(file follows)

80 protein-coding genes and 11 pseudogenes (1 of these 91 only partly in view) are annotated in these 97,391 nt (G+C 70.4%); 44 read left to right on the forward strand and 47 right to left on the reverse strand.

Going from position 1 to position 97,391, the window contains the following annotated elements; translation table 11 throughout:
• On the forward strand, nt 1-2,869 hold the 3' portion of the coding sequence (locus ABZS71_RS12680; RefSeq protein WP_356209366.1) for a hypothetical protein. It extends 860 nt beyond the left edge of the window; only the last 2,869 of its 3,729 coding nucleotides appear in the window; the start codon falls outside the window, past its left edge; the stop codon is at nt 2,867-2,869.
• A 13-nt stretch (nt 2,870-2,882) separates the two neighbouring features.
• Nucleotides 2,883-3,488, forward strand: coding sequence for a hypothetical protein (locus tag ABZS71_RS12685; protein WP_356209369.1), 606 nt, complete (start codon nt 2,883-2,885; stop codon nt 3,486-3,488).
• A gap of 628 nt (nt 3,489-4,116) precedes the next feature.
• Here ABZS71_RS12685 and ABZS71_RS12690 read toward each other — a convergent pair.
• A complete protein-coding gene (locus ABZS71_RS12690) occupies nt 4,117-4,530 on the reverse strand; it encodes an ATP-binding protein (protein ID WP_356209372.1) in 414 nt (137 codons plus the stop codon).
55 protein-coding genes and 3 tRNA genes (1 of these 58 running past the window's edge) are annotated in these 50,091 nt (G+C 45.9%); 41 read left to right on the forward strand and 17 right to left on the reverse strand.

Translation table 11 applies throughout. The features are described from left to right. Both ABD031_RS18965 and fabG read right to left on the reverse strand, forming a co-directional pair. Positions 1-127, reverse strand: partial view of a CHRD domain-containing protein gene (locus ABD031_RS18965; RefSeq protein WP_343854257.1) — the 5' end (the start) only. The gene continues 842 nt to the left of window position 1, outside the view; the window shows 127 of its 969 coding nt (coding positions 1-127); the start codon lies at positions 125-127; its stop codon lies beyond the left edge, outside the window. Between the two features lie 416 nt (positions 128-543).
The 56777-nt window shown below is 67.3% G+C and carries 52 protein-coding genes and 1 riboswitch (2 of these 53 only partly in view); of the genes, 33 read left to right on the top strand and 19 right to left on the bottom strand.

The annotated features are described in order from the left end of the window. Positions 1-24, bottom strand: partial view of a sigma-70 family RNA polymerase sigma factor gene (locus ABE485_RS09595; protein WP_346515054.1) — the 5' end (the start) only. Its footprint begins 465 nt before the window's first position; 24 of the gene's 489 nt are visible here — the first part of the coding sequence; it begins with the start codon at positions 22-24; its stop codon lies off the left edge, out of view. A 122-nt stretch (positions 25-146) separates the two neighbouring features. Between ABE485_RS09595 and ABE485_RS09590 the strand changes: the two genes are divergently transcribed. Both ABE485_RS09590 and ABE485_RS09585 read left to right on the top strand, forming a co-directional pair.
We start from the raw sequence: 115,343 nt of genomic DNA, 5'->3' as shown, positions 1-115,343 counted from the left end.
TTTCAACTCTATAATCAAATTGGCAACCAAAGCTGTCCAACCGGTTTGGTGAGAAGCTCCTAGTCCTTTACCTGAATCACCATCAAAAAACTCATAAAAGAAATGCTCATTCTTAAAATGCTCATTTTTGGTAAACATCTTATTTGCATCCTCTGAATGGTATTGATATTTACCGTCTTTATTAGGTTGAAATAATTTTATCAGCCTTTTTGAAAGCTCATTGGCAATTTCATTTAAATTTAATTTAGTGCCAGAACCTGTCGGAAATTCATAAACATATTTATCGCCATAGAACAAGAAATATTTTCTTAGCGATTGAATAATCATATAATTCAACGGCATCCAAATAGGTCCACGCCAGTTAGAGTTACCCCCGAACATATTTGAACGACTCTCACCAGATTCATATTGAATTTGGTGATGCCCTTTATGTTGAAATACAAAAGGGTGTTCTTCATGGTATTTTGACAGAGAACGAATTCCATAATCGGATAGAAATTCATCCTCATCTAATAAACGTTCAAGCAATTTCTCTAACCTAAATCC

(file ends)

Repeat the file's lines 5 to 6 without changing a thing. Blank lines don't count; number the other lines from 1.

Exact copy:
• Nucleotides 2,883-3,488, forward strand: coding sequence for a hypothetical protein (locus tag ABZS71_RS12685; protein WP_356209369.1), 606 nt, complete (start codon nt 2,883-2,885; stop codon nt 3,486-3,488).
• A gap of 628 nt (nt 3,489-4,116) precedes the next feature.